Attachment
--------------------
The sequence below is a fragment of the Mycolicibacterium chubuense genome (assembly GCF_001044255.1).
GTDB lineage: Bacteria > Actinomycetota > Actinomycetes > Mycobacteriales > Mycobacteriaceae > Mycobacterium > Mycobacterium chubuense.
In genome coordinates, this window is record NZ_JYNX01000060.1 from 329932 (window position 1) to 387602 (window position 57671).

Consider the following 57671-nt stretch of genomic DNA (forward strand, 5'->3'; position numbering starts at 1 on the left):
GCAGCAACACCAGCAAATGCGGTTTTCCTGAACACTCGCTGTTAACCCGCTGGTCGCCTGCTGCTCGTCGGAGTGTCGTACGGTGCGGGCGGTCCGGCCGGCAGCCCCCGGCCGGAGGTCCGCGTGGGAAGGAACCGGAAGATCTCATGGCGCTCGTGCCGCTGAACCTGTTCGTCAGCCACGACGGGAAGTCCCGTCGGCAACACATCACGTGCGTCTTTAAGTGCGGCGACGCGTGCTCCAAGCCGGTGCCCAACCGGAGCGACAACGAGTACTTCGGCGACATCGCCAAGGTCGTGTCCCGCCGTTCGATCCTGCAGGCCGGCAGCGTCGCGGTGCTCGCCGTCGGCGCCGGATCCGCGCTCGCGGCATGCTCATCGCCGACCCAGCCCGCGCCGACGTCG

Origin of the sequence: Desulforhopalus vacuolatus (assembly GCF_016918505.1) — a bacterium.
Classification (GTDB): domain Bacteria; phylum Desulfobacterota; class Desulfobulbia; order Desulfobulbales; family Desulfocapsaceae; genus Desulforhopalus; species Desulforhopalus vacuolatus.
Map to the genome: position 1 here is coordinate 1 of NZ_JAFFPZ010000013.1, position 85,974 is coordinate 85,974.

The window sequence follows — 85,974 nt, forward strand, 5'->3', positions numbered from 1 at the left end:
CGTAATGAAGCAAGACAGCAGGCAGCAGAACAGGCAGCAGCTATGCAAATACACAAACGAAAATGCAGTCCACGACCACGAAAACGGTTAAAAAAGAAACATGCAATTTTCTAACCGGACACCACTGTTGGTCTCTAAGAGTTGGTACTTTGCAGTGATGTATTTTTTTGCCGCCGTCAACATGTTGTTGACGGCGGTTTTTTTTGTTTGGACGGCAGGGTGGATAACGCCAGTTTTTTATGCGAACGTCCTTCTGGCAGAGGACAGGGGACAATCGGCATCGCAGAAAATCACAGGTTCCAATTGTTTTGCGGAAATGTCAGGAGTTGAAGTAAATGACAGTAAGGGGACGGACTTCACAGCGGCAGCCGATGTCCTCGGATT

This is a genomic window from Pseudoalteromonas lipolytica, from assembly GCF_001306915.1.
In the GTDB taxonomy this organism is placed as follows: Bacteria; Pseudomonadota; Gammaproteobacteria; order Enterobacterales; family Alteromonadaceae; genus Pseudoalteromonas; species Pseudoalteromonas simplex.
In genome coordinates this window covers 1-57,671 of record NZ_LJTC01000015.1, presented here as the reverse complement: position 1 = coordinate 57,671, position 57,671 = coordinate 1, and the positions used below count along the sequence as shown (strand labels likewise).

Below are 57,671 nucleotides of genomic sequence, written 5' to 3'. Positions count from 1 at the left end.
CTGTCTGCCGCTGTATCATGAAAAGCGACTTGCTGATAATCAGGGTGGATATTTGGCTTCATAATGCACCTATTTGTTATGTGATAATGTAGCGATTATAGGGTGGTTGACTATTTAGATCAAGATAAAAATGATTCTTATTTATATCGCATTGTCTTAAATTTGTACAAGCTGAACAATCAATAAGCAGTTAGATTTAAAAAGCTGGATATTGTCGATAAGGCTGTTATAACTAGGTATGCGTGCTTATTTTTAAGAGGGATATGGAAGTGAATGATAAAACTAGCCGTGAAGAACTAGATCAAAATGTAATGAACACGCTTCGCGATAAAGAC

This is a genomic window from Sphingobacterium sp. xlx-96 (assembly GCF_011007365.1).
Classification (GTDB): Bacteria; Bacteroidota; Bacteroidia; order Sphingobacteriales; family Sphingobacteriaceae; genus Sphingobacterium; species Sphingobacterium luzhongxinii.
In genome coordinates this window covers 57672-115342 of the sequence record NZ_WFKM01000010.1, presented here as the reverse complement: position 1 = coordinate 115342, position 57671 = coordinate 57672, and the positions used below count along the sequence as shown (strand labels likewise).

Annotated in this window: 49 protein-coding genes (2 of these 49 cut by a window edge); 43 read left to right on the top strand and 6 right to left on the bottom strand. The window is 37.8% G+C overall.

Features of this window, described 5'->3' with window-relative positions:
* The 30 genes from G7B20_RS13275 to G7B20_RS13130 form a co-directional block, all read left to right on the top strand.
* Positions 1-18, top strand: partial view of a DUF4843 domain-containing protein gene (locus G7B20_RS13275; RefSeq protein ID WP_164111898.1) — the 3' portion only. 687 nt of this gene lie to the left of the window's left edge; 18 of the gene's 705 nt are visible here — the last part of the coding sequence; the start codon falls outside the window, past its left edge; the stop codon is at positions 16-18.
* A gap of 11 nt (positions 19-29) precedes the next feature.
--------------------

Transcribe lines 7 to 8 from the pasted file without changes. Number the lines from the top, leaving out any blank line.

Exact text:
Classification (GTDB): domain Bacteria; phylum Desulfobacterota; class Desulfobulbia; order Desulfobulbales; family Desulfocapsaceae; genus Desulforhopalus; species Desulforhopalus vacuolatus.
Map to the genome: position 1 here is coordinate 1 of NZ_JAFFPZ010000013.1, position 85,974 is coordinate 85,974.